March Of Dimes: Vaccines That Work

source: A Living Lens

Below you can see celebrities like Grace Kelly helping with the effort.

Founded by President Franklin D. Roosevelt, as the National Center for Infantile Paralysis, it became known as the “March of Dimes” when the call went out for regular Americans to simply give a dime – ten cents – to fund research into a cure for polio.  The call came from entertainer Eddie Cantor who mused, “Nearly everyone can send in a dime, or several dimes. However, it takes only ten dimes to make a dollar and if a million people send only one dime, the total will be $100,000.”  The dimes poured in and by 1955, Dr. Jonas Salk developed the first polio vaccine.  Eventually the disease was licked and the March of Dimes turned its focus to birth defects. –

18 thoughts on “March Of Dimes: Vaccines That Work”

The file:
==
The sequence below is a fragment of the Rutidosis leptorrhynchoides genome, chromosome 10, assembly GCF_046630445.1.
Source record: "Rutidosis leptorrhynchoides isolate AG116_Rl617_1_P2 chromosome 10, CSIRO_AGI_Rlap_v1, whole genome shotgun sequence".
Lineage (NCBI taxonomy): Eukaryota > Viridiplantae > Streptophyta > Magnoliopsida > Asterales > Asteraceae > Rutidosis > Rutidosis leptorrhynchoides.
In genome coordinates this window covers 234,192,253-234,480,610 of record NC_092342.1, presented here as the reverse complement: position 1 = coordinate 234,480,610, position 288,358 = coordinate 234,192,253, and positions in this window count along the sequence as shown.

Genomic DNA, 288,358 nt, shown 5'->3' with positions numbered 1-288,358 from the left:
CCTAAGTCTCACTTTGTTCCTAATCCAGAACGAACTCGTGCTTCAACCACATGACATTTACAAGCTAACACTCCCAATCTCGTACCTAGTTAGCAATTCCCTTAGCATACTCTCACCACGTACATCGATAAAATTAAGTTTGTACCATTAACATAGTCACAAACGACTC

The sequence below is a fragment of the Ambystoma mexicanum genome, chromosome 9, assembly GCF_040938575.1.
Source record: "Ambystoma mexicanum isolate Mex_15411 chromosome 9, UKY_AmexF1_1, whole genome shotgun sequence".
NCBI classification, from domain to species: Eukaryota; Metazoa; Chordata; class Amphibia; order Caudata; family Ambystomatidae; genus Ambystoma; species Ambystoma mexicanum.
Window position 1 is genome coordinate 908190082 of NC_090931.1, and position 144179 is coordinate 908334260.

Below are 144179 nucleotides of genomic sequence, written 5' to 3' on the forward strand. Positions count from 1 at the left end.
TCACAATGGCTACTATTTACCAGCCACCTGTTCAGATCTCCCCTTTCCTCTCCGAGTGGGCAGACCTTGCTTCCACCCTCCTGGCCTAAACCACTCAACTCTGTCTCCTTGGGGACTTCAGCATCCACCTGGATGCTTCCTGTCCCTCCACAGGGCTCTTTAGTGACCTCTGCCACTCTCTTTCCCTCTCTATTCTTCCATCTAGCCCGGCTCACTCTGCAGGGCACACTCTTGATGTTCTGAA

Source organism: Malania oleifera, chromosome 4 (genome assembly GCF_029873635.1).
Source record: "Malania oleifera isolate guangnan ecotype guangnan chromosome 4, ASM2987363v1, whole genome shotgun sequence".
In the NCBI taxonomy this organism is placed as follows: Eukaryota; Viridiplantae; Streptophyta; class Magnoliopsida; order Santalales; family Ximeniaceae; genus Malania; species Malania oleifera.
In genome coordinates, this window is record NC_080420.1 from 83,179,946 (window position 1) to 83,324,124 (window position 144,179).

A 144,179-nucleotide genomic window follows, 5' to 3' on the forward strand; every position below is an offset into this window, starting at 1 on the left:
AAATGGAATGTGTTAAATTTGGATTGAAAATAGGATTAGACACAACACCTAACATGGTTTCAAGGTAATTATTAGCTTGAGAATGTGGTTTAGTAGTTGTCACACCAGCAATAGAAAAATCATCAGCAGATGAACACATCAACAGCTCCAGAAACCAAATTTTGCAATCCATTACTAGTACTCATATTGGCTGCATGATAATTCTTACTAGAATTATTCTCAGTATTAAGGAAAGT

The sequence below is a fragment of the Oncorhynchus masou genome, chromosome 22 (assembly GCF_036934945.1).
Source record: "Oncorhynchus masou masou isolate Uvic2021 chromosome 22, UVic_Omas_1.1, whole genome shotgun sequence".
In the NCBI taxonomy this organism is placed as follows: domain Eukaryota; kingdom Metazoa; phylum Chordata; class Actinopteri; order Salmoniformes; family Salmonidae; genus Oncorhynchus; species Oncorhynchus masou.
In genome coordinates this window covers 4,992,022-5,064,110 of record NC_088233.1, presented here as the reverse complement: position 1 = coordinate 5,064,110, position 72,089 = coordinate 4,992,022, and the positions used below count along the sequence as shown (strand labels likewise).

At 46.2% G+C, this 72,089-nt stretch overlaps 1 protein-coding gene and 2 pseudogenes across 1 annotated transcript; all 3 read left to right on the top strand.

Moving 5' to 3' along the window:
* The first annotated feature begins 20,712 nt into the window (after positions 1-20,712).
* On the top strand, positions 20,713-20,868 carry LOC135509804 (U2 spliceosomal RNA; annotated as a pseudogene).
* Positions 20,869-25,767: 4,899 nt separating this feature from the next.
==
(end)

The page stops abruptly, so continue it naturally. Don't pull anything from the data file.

1. My husband’s aunt had polio and has been in a wheelchair for years and homebound, but her sister was vaccinated and is healthy, so we have a visible reminder of it still today. Young people don’t understand how terrifying it was in the early 50s.


  1. Polio was a huge scare in the days of my youth. Parents would warn of being placed in “the iron lung” which was a horrifying prospect. I can recall a couple kids who contracted polio and became crippled. When I hear idiots prattling on against vaccines like this I wonder if their parents dropped them on the heads as children or perhaps forcibly swung them into walls.

    Liked by 1 person

    1. Agreed. My husband’s aunt has one normal leg and one spindly toothpick polio leg all these 60 yrs later. The iron lung sounds terrifying. Didn’t people think they could contract it in public pools?


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